Natalie McCormick 1 2 3 4, Sharan K Rai 4 5, Na Lu 4 6, Chio Yokose 1 2 3, Gary C Curhan 6 7, Hyon K Choi
Main idea: The findings of this cohort study suggest that addressing excess adiposity and other key modifiable factors has the potential to prevent the majority of incident gout cases among men. Men with obesity may not benefit from other modifications unless weight loss is addressed.
Importance: The population impact of modifying obesity and other key risk factors for hyperuricemia has been estimated in cross-sectional studies; however, the proportion of incident gout cases (a clinical endpoint) that could be prevented by modifying such factors has not been evaluated.
Objective: To estimate the proportion of incident gout cases that could be avoided through simultaneous modification of obesity and other key risk factors.
Design, setting, and participants: The Health Professionals Follow-up Study is a US prospective cohort study of 51 529 male health professionals enrolled in 1986 and followed up through questionnaires every 2 years through 2012. Self-reported gout cases were confirmed through June 2015. Clean and complete data used for this analysis were available in June 2016, with statistical analyses performed from July 2016 to July 2019.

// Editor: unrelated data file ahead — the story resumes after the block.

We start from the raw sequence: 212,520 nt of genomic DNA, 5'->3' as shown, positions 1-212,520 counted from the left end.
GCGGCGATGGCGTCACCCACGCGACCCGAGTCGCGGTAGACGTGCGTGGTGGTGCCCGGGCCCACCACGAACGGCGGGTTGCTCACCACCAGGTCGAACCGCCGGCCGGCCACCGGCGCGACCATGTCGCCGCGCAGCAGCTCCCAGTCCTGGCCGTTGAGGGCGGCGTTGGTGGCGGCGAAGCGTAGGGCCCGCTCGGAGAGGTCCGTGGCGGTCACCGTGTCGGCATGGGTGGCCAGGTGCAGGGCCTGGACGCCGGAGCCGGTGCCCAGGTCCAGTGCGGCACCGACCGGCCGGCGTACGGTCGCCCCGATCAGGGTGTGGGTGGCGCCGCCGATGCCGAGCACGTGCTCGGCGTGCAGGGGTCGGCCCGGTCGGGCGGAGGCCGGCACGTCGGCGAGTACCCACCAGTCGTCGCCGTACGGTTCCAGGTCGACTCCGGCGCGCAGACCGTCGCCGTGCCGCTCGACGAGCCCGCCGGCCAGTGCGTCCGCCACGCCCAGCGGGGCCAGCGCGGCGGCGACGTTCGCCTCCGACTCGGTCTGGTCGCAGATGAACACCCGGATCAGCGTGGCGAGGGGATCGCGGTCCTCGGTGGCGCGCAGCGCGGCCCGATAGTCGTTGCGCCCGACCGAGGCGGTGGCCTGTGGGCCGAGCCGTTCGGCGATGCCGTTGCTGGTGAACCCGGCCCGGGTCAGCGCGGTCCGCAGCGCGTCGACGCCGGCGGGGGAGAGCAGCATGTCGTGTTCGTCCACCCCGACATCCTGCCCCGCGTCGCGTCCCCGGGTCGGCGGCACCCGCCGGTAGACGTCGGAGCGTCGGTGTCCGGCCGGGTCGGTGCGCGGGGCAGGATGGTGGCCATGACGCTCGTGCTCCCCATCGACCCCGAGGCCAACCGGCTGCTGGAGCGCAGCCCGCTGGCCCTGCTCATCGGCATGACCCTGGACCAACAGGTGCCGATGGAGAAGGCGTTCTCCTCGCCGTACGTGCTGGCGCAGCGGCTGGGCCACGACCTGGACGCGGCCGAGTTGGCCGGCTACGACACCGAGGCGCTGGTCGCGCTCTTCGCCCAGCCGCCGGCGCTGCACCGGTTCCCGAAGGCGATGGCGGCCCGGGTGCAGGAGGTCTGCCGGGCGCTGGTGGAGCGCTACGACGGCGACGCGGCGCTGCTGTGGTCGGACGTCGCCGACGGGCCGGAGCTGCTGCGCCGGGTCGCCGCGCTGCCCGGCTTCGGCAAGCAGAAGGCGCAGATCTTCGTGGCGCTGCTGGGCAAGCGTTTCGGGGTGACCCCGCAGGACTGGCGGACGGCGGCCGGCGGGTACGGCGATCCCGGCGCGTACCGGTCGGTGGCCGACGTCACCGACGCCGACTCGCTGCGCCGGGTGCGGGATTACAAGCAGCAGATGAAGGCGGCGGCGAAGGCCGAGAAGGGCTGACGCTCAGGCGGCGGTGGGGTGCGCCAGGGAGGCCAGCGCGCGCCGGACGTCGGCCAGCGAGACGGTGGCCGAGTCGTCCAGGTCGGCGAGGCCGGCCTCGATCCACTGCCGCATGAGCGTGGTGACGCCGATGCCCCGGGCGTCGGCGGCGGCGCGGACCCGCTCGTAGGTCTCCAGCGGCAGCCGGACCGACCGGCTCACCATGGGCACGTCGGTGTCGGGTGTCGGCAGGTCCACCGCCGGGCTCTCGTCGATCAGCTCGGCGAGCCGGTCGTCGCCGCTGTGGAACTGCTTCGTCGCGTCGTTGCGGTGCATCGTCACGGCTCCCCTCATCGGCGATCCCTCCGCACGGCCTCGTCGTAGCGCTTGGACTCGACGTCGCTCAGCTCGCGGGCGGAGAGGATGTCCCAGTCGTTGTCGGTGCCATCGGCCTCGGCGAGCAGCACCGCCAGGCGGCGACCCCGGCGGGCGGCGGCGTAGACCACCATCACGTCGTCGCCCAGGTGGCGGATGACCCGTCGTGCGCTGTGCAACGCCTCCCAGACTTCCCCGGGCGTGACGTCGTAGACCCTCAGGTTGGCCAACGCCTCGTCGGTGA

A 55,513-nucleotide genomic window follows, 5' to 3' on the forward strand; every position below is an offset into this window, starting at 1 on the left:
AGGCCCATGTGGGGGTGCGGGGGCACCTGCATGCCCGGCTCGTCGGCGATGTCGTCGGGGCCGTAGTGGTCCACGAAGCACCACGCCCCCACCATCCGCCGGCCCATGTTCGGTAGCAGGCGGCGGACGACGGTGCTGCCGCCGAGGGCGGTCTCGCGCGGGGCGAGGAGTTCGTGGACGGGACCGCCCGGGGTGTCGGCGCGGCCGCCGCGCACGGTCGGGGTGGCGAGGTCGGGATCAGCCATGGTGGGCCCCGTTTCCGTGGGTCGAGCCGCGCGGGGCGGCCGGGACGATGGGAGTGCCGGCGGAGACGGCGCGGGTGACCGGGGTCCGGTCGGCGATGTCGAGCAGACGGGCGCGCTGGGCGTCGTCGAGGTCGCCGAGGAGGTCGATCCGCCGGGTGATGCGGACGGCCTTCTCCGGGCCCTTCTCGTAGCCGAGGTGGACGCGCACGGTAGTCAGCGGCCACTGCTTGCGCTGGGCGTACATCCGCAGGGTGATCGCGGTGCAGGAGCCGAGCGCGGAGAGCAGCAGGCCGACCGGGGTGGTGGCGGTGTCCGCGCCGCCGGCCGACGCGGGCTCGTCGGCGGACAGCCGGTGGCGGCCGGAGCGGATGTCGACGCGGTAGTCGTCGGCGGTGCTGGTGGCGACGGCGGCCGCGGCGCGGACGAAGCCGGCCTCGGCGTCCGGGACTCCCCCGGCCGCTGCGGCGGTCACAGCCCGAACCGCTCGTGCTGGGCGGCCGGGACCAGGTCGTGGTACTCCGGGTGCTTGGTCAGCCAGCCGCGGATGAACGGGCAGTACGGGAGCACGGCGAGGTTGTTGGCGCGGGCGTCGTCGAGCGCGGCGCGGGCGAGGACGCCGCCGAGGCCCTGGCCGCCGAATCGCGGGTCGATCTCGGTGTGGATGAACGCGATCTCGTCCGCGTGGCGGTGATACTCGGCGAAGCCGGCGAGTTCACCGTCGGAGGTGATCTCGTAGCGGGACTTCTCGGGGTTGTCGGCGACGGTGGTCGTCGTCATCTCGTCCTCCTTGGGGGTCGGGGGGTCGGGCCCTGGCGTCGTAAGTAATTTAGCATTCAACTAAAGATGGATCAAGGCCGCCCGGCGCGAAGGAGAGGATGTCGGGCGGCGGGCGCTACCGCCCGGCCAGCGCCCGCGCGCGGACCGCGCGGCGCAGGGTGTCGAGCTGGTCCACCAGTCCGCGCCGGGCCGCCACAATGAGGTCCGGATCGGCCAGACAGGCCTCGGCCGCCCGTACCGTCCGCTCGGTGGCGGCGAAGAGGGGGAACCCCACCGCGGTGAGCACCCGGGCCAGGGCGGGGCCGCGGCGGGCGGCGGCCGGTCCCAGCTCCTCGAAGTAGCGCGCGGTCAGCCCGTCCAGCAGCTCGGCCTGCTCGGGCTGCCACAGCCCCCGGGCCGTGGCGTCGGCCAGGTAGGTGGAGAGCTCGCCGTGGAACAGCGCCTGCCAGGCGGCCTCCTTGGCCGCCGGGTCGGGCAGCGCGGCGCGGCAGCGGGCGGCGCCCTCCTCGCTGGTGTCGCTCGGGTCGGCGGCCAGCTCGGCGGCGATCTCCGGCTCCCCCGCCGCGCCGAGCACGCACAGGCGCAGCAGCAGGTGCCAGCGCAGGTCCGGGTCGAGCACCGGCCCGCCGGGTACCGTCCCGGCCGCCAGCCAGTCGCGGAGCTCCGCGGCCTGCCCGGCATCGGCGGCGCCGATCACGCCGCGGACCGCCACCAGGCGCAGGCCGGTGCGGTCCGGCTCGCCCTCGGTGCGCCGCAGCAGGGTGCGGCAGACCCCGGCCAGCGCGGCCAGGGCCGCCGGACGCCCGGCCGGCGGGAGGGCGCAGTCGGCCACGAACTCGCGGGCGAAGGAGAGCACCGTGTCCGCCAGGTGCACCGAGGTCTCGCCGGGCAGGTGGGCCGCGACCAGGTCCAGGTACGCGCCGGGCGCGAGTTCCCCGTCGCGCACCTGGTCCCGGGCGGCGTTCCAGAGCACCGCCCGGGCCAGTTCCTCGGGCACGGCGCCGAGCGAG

Exposures: Men were categorized into low-risk groups according to combinations of the following 4 factors: normal body mass index (BMI), no alcohol intake, adherence to a DASH-style diet, and no diuretic use.
Main outcomes and measures: Population attributable risks (PARs) for incident gout meeting the preliminary American College of Rheumatology survey criteria, overall and stratified by BMI.
Results: We analyzed 44 654 men with no history of gout at baseline. During 26 years of follow-up, 1741 (3.9%) developed incident gout. Among all participants, PAR for the 4 risk factors combined was 77%. Among men with normal weight (BMI <25.0) and overweight (B BMI 25.0-29.9), we estimated that more than half of incidents. gout cases may have been prevented by the combination of a DASH-style diet, no alcohol. intake, and no diuretic use.